By George GallowayPeter Morgan
Downloading PDF. Please wait... Issue 262

Shaking Labour to its Core

This article is over 22 years, 3 months old
George Galloway speaks about the growing opposition to Bush and Blair's war.
Issue 262

What have been the effects of sanctions on the people of Iraq?

According to UN statistics well over 650,000 children under the age of five have died as a result of 11 years of sanctions. If you add to that the number of children over the age of five, as well as elderly and sick people, then the figure may reach 1.5 or 1.6 million Iraqis who have been directly slaughtered as a result of sanctions. This adds up to one of the greatest crimes of the 20th century, which one day a war crimes tribunal may be interested in investigating.

But it is not only the number of deaths. The lives of a whole generation of Iraqis have been completely blighted, and the impoverishment of the country is staggering to behold. If I put it in monetary terms, just before the embargo began you needed $3 to buy one Iraqi dinar. Now $1 would buy you 2,600 Iraqi dinars. So the economic devastation has been truly awesome.

Bush and Blair claim that Iraq has amassed weapons of mass destruction, which is why Saddam Hussein is such a threat. What is your response to that?

Why is it that some regimes are allowed to have weapons of mass destruction and not others? Why are Britain and the US allowed to have a mountain of nuclear, chemical and biological weapons? What is so special about ‘us’? Is it because we have white faces, or that we can be counted upon not to attack other nations, and not to occupy other people’s land and try to dominate them? I hardly think so.

Also, what about Israel, which is in the same region as Iraq? Thanks to the work of the brave Mordechai Vanunu, who is now in his fifteenth year of solitary confinement in an Israeli prison, we know that Israel has hundreds of nuclear weapons as well as huge stocks of chemical and biological weapons.

As a matter of fact, Iraq is probably the only country in the region that does not have weapons of mass destruction. This is according to Scott Ritter, a former US marine who was deputy head of the United Nations arms inspectorate. He spent six years going round Iraq blowing up their weapons. He said in the British parliament at a meeting I was chairing that Iraq had been effectively disarmed since 1998, and that he could personally vouch for the destruction of 93 percent of Iraqi weapons capability.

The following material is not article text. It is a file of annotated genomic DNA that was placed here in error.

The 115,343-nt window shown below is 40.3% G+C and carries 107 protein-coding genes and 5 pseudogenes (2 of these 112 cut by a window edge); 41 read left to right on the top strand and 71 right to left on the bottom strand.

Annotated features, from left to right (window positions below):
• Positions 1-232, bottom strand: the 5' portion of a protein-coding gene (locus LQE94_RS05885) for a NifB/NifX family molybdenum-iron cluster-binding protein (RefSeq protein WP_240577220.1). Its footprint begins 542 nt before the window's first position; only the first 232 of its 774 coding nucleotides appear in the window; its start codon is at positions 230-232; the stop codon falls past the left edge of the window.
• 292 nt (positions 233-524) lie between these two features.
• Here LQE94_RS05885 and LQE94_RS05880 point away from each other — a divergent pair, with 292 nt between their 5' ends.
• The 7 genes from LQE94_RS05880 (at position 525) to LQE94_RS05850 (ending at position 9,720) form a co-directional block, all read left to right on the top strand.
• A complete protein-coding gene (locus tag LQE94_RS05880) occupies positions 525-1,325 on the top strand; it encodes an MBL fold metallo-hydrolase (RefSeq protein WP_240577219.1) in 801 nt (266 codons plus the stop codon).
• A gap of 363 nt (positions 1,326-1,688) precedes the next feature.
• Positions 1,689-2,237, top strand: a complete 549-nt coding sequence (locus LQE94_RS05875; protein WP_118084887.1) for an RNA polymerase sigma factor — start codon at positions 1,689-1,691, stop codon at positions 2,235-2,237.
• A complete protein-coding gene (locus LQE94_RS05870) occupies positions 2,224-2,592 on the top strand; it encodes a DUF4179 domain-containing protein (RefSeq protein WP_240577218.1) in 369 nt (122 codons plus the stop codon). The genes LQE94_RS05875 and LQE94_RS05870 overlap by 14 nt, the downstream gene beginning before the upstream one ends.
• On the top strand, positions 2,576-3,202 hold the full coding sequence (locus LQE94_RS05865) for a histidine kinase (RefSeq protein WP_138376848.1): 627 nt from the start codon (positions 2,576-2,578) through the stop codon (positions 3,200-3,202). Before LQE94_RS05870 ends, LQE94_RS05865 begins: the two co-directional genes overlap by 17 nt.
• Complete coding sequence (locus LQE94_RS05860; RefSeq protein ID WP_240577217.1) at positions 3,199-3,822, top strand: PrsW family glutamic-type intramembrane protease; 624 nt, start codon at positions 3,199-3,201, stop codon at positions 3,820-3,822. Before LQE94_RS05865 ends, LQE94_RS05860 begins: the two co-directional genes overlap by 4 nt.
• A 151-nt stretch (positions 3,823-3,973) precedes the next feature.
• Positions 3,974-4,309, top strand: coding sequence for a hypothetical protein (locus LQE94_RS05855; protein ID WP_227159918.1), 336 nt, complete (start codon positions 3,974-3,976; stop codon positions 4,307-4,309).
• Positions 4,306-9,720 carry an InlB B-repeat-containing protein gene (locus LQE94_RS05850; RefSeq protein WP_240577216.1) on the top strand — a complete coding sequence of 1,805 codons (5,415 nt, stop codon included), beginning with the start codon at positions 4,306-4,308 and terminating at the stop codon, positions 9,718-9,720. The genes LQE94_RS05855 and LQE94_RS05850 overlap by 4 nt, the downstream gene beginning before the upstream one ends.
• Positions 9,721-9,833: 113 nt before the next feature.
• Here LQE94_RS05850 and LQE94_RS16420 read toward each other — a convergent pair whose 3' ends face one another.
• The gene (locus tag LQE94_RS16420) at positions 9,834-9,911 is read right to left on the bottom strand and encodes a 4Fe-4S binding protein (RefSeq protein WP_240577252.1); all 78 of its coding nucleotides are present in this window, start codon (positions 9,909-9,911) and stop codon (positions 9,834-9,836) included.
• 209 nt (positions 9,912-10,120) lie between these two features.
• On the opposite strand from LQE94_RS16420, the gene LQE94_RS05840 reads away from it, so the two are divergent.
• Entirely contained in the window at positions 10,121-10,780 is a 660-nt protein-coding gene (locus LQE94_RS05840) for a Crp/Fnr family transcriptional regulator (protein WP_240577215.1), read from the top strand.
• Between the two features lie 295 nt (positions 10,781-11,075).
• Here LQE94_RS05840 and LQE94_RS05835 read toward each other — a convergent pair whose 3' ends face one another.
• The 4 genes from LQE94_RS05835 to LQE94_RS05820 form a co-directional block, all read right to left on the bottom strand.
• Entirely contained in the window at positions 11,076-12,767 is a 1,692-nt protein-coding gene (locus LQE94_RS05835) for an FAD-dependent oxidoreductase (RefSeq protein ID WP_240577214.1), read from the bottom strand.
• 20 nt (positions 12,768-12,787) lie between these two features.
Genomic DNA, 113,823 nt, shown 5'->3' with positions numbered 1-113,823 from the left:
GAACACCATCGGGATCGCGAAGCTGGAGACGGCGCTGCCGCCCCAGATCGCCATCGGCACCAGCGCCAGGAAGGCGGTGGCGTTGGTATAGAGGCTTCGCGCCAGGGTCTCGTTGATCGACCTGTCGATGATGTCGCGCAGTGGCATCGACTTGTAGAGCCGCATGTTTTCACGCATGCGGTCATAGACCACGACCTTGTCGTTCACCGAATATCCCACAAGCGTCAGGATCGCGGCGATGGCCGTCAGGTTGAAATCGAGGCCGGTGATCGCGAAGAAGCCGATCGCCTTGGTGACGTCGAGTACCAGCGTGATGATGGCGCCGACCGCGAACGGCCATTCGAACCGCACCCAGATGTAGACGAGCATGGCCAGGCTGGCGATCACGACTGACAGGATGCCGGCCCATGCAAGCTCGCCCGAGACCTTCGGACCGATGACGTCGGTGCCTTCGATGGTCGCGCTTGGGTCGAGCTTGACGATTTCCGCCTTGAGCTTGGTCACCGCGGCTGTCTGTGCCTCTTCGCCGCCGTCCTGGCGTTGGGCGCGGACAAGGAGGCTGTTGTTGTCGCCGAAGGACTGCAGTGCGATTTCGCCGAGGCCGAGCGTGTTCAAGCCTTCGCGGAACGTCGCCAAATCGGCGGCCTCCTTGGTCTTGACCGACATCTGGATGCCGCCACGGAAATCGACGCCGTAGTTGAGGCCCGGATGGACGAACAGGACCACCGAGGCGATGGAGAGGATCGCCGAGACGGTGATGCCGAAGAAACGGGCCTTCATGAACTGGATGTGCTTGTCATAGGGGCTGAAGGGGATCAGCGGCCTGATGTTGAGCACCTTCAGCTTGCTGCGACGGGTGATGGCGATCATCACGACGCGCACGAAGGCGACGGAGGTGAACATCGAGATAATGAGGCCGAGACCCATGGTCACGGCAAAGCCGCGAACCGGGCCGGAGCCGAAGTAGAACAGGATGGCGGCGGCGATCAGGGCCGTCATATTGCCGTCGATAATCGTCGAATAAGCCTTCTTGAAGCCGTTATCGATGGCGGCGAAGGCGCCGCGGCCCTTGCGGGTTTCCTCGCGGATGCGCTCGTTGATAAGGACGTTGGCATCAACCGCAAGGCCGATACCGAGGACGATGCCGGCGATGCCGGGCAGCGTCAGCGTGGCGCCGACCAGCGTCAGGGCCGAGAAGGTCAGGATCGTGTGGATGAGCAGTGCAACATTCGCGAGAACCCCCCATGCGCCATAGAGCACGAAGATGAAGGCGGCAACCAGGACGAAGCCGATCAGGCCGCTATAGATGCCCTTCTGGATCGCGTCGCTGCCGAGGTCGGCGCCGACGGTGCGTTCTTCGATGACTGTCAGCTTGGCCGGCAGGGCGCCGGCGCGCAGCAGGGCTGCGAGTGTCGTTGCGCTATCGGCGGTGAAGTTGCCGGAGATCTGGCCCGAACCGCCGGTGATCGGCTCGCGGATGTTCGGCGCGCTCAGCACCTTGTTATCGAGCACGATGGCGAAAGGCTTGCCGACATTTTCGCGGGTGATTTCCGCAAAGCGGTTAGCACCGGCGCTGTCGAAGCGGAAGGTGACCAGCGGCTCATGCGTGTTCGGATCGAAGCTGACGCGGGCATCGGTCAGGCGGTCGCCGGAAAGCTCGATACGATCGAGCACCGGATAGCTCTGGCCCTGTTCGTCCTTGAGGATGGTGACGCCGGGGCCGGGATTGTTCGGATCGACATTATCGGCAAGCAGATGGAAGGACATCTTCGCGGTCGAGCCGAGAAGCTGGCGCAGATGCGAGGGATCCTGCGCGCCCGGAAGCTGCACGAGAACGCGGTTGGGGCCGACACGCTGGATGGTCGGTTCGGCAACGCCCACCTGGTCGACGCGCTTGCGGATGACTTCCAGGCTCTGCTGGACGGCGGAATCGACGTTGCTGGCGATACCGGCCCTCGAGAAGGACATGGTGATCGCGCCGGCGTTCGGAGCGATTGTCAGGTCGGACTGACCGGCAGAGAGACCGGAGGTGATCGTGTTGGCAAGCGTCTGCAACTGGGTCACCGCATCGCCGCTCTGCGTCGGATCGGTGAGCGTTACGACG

There are not many countries in the world that have had 93 percent of their weapons capability destroyed. I wish that weapons everywhere had been destroyed to the same extent that they have been in Iraq.

So why have the US and Britain decided to target Iraq?

The problem is not dictatorship. You can be as dictatorial as you like in the Middle East, and elsewhere for that matter, as long as you are obeying orders. The dictators who obey orders from the US are safe, and can be propped up with impunity. But in this case Iraq long ago refused to accept American orders, and has become too big and powerful for the safety of Israel and the security of the Arabian Gulf for obvious strategic and economic reasons. Therefore a decision has been taken that Iraq has to be destroyed-broken up so as to discourage others who decide not to follow the US line, so no other country will ever emerge which is truly independent, and which can challenge Israel and its imperialist creators.

The US is bent on extending this brief window in which it is entirely hegemonic. It wants to crush any alternatives, and to intimidate the world with its awesome military power. It is expanding that power to the very frontiers of China and Russia.

Now it wants to land a quarter of a million soldiers in an Arab country for the invasion it plans for Iraq. This kind of expansion is frightening people the length and breadth of the country. So yes, in a world where the US intends to militarise space itself through the Son of Star Wars programme, as well as dominate the globe, we truly are facing awful dangers.

Do you believe Tony Blair will be able to keep the Labour government united for this latest war, and how important has the opposition been?

What I see on the faces of Labour ministers is that they have been shaken. I am absolutely sure that they know just how strong the opposition is inside the Labour Party itself, and there are reports that this has also split the cabinet. There is a mood sweeping the benches of New Labour that this is a war too far.

But if we go beyond parliament there is a very clear mood in the country against the war. Some of the press, such as the ‘London Evening Standard’, ‘Daily Mail’ and ‘Mail on Sunday’ are openly against the war. The ‘Guardian’, the ‘Independent’ and the ‘Daily Mirror’ are strongly opposing the war.

The attendances at the Stop the War Coalition rallies and meetings are increasing, and are full of young people with a very clear anti-imperialist perspective. I’m filled with optimism about the short and medium term future – not so much that the government will not join the war, because I think they will, but that they will pay a very high price if they do.

We have to build the anti-war movement because this crisis will not be the last. The US has seven countries on its list that it is prepared to launch a first strike nuclear attack upon. This is the kind of administration that we have in Washington, and it has to be opposed.

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